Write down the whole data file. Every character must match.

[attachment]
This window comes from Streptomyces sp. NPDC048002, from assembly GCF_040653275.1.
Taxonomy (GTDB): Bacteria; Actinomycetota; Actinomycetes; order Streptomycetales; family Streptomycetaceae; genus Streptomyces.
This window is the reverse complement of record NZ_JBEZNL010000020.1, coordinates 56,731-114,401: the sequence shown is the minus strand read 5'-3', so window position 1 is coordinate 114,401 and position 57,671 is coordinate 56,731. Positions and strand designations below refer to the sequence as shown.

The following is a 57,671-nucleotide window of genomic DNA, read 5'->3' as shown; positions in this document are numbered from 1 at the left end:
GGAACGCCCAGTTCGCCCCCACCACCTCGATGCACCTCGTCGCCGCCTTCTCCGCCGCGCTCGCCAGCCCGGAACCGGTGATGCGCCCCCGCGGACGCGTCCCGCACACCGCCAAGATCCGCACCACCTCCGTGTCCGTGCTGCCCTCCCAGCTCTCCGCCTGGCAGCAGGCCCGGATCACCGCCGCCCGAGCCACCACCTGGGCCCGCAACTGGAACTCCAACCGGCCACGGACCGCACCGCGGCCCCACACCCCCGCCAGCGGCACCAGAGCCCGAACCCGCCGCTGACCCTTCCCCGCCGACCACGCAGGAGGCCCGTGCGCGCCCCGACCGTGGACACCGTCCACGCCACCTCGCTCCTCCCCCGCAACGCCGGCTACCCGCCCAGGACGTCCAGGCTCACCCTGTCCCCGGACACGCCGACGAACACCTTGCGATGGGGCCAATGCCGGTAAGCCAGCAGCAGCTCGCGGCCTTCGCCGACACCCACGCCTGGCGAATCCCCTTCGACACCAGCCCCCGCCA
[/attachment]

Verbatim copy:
This window comes from Streptomyces sp. NPDC048002, from assembly GCF_040653275.1.
Taxonomy (GTDB): Bacteria; Actinomycetota; Actinomycetes; order Streptomycetales; family Streptomycetaceae; genus Streptomyces.
This window is the reverse complement of record NZ_JBEZNL010000020.1, coordinates 56,731-114,401: the sequence shown is the minus strand read 5'-3', so window position 1 is coordinate 114,401 and position 57,671 is coordinate 56,731. Positions and strand designations below refer to the sequence as shown.

The following is a 57,671-nucleotide window of genomic DNA, read 5'->3' as shown; positions in this document are numbered from 1 at the left end:
GGAACGCCCAGTTCGCCCCCACCACCTCGATGCACCTCGTCGCCGCCTTCTCCGCCGCGCTCGCCAGCCCGGAACCGGTGATGCGCCCCCGCGGACGCGTCCCGCACACCGCCAAGATCCGCACCACCTCCGTGTCCGTGCTGCCCTCCCAGCTCTCCGCCTGGCAGCAGGCCCGGATCACCGCCGCCCGAGCCACCACCTGGGCCCGCAACTGGAACTCCAACCGGCCACGGACCGCACCGCGGCCCCACACCCCCGCCAGCGGCACCAGAGCCCGAACCCGCCGCTGACCCTTCCCCGCCGACCACGCAGGAGGCCCGTGCGCGCCCCGACCGTGGACACCGTCCACGCCACCTCGCTCCTCCCCCGCAACGCCGGCTACCCGCCCAGGACGTCCAGGCTCACCCTGTCCCCGGACACGCCGACGAACACCTTGCGATGGGGCCAATGCCGGTAAGCCAGCAGCAGCTCGCGGCCTTCGCCGACACCCACGCCTGGCGAATCCCCTTCGACACCAGCCCCCGCCA